I am buying a round of beers for the lawyers. Said no one ever.
By Peter Janowski
The only instance I can think of when a client would buy a beer for a lawyer is if it were a highly specialized tax lawyer that just delivered some outstanding result.
I’m kidding. If that were the case, they would be having champagne, not beer.
I like beer. Good beer. German-Purity-Law-of-1516 beer.
At a recent trip to what once was the flagship and warehouse Beer Store in Niagara on Dieppe Road I was astonished to see how the Beer Store has diminished the availability of my favourite suds in their retail section.
For those of you who don’t often step into that outlet let me give you a brief history.
It used to be that you would enter to see an example of all the bottles of each of the brews available to you and there were hundred’s to choose from. You would step up to the register to order your beer and it would magically appear down a set of rollers from somewhere in the back.
Then they renovated the store. In the new configuration, they replaced the sample bottles out front with nicely printed cards of all the available brewskis and to create a “grab-and-go” section they placed 15 or 20 select beers on rollers of their own, which meant that the warehouse workers could be freed of running for beer all day long. At least for those brands that were out front.
In Ontario, forty-nine percent of the Beer Store is owned by the InBev of Belgium; forty-nine percent is owned by Molson Coors Brewing Company of Canada and the US; and the remaining two percent is owned by Sapporo of Japan. Can you guess what brands are most likely to be represented in those “grab-and-go” sections?***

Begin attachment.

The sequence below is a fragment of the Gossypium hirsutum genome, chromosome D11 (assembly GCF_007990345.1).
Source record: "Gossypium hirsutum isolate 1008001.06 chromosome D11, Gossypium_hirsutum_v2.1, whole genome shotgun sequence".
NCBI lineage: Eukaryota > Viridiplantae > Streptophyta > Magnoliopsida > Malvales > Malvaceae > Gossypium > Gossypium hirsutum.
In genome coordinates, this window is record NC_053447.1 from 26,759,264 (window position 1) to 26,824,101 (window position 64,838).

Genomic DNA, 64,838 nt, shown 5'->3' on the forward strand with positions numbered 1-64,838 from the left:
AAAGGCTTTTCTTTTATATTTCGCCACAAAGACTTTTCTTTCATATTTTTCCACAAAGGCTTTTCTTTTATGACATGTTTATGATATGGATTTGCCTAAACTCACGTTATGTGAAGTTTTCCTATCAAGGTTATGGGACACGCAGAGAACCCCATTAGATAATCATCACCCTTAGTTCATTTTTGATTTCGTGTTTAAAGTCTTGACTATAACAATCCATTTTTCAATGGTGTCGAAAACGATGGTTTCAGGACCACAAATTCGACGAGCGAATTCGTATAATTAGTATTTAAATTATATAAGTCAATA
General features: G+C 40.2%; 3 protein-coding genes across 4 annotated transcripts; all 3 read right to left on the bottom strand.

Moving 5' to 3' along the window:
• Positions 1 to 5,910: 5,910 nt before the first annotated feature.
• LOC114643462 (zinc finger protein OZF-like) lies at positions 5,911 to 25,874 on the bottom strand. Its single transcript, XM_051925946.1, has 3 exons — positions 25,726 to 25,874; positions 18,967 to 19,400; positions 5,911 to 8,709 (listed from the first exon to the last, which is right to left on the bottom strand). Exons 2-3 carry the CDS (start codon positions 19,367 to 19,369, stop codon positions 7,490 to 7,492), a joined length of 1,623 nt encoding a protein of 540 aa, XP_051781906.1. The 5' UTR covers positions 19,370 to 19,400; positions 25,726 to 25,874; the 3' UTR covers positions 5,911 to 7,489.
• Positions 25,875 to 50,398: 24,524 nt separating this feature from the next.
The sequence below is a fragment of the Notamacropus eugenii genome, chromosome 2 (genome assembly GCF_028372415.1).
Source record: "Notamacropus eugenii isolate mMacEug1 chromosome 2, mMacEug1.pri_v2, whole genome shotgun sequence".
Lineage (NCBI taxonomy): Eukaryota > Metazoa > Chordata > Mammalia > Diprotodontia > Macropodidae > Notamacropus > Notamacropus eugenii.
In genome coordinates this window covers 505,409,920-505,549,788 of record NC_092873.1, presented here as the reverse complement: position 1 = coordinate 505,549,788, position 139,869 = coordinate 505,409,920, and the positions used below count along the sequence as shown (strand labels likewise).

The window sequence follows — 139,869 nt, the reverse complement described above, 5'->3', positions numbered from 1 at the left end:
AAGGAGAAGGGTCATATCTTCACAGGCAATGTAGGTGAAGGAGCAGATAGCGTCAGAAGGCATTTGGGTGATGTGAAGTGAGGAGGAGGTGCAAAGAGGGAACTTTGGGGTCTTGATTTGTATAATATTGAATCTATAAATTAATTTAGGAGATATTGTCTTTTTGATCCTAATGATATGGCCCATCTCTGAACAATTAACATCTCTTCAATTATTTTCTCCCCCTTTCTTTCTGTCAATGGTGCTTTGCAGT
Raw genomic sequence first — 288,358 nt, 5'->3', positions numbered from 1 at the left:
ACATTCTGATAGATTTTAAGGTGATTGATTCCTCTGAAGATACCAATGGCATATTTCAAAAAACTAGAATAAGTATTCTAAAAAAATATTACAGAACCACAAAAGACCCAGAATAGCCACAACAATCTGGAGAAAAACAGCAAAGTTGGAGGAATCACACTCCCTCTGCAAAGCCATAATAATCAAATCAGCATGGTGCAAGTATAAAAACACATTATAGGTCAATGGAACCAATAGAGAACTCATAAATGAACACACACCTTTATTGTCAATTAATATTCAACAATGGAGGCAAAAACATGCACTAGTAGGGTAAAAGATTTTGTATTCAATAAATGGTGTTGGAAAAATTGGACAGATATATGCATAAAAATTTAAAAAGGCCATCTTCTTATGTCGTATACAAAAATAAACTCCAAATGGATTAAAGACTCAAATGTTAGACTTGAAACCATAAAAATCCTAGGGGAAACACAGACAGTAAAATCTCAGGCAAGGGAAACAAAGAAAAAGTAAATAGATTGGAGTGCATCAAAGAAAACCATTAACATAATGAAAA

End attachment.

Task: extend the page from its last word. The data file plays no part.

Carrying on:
At the renovated Beer Store I could still get a great selection of beer. I could stand idly in front of those printed cards on the wall and let my thoughts linger over which beer I would soon be exciting my palette with.
Now that the cards are gone, and replaced with touch screen terminals I am less generous with my praise for this archaic system of buying beer in my province.
First they download the warehouse workers job to the customer by installing self serve sections, then they download the cashier’s job to the customer. Or at lease that is what it appears to be on the surface.
In my opinion, what is really going on is that the three (foreign?) companies are diminishing the selection of beers available to benefit their own brands. If I know how to operate a touch screen, and if I know where in the interface my beer is and if I know what brand I came in for and if I know what size package I want (12 or 15, what’s the better value?) – Then I can select my purchase.
The BIG 3 are betting that it is all too much and I just buy Coors.
Well I say “NO!” and so should you. Don’t blindly drink whatever swill is meted out to you. Educate your palette. Boycott the handy packs.
The next time you are at the Dieppe Beer Store (or any store that has this configuration) walk right up to the cashier and ask “what’s on sale” then ask “what they have in 15 packs”, then “do you still carry Chimay” and finally as the line of thirsty beer drinkers gets longer and angrier behind you, and your expensive, locally-brewed, heavily-hopped India Pale Ale from the Teaching College is rolled out from some mysterious place in the back of the warehouse, ask for a carry out.
*** For centuries lawyers had a lock on the administration of the law. If that age old tradition can be modernized with the advent of the paralegal in Ontario, surly we can do something about the Beer Store.
Glenlake Paralegal is not some high-volume producer of traffic act defences; we brew our solutions in small batches for the discerning customer.